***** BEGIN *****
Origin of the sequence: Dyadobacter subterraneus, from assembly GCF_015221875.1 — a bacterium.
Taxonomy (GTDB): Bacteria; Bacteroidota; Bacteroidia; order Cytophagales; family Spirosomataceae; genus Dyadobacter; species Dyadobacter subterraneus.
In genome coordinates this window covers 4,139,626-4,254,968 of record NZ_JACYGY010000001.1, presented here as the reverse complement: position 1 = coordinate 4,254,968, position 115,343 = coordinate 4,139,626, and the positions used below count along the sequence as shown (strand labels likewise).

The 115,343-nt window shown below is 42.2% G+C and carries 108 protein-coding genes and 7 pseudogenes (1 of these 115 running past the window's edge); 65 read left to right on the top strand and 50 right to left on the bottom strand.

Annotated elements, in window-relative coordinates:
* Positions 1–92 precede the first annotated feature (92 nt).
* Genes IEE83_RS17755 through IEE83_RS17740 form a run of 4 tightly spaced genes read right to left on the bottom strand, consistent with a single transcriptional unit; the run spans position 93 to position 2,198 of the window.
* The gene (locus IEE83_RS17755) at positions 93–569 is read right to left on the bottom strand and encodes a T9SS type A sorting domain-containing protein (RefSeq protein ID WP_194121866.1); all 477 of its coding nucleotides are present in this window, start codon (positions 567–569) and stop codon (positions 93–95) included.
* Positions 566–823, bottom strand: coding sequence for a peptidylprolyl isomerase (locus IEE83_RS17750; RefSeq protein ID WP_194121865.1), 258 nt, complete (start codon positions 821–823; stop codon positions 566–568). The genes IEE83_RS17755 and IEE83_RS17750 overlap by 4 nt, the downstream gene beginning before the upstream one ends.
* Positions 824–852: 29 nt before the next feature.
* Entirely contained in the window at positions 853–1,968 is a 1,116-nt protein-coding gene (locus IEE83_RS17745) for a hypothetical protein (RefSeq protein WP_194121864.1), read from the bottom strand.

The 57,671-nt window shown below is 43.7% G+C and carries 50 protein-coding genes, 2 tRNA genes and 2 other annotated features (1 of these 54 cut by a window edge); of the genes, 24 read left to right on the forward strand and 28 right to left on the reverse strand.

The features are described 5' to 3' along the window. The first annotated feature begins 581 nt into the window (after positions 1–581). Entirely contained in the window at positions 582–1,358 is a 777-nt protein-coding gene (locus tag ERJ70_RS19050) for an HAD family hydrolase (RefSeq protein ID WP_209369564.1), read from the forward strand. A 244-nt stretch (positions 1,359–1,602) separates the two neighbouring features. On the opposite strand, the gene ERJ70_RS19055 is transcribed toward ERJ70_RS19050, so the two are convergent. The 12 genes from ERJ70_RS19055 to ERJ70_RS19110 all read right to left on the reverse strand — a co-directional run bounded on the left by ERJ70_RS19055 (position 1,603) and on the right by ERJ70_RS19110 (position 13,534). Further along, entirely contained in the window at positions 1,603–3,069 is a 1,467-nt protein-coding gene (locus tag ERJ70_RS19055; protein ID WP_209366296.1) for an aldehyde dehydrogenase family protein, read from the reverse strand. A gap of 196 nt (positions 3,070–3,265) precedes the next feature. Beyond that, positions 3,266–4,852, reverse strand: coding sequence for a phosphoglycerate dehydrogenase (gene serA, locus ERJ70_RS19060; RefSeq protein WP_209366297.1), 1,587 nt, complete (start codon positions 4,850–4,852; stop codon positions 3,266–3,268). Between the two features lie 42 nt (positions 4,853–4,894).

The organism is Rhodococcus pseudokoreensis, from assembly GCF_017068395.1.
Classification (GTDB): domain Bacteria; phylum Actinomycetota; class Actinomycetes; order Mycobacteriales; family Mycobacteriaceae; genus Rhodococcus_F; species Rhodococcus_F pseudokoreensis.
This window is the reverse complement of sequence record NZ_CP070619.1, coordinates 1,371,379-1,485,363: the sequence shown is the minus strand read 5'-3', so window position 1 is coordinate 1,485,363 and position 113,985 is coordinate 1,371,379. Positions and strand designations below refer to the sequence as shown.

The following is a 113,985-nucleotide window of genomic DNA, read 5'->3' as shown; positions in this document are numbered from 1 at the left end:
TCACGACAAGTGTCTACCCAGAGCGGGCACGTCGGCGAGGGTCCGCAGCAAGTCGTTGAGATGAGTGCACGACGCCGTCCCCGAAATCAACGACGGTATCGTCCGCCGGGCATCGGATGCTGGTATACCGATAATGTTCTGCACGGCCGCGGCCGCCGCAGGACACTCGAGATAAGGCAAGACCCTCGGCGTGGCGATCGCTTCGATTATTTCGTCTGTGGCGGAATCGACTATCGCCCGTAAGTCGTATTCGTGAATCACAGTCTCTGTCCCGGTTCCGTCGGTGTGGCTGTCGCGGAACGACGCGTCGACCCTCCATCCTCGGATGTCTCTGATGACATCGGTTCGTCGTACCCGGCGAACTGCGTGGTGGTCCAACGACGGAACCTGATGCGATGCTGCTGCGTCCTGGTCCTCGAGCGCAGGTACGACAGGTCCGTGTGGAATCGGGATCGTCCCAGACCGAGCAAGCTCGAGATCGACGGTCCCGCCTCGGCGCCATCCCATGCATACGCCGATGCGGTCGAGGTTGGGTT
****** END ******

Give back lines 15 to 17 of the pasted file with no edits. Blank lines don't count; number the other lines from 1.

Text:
Classification (GTDB): domain Bacteria; phylum Actinomycetota; class Actinomycetes; order Mycobacteriales; family Mycobacteriaceae; genus Rhodococcus_F; species Rhodococcus_F pseudokoreensis.
This window is the reverse complement of sequence record NZ_CP070619.1, coordinates 1,371,379-1,485,363: the sequence shown is the minus strand read 5'-3', so window position 1 is coordinate 1,485,363 and position 113,985 is coordinate 1,371,379. Positions and strand designations below refer to the sequence as shown.

The following is a 113,985-nucleotide window of genomic DNA, read 5'->3' as shown; positions in this document are numbered from 1 at the left end: